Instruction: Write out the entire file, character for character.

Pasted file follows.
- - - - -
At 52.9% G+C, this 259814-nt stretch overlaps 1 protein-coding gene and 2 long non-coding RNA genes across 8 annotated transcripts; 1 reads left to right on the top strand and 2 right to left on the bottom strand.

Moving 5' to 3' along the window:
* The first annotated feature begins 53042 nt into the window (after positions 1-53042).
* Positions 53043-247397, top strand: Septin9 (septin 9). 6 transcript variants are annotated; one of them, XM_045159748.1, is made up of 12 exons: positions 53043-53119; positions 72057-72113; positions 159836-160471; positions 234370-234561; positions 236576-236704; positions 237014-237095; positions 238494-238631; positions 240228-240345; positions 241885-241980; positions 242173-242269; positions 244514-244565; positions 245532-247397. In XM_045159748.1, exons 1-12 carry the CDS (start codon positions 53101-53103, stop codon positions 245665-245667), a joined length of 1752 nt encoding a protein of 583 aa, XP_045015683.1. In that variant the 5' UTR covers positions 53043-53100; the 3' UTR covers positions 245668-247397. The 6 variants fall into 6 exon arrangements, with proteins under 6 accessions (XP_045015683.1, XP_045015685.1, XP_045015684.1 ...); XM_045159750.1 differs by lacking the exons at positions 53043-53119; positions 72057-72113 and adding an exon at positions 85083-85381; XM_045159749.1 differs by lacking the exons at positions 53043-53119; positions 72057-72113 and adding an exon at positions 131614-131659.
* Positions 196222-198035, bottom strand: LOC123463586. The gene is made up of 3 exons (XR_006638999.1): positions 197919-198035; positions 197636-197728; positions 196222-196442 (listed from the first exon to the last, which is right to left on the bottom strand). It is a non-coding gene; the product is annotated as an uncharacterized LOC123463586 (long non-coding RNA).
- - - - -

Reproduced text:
At 52.9% G+C, this 259814-nt stretch overlaps 1 protein-coding gene and 2 long non-coding RNA genes across 8 annotated transcripts; 1 reads left to right on the top strand and 2 right to left on the bottom strand.

Moving 5' to 3' along the window:
* The first annotated feature begins 53042 nt into the window (after positions 1-53042).
* Positions 53043-247397, top strand: Septin9 (septin 9). 6 transcript variants are annotated; one of them, XM_045159748.1, is made up of 12 exons: positions 53043-53119; positions 72057-72113; positions 159836-160471; positions 234370-234561; positions 236576-236704; positions 237014-237095; positions 238494-238631; positions 240228-240345; positions 241885-241980; positions 242173-242269; positions 244514-244565; positions 245532-247397. In XM_045159748.1, exons 1-12 carry the CDS (start codon positions 53101-53103, stop codon positions 245665-245667), a joined length of 1752 nt encoding a protein of 583 aa, XP_045015683.1. In that variant the 5' UTR covers positions 53043-53100; the 3' UTR covers positions 245668-247397. The 6 variants fall into 6 exon arrangements, with proteins under 6 accessions (XP_045015683.1, XP_045015685.1, XP_045015684.1 ...); XM_045159750.1 differs by lacking the exons at positions 53043-53119; positions 72057-72113 and adding an exon at positions 85083-85381; XM_045159749.1 differs by lacking the exons at positions 53043-53119; positions 72057-72113 and adding an exon at positions 131614-131659.
* Positions 196222-198035, bottom strand: LOC123463586. The gene is made up of 3 exons (XR_006638999.1): positions 197919-198035; positions 197636-197728; positions 196222-196442 (listed from the first exon to the last, which is right to left on the bottom strand). It is a non-coding gene; the product is annotated as an uncharacterized LOC123463586 (long non-coding RNA).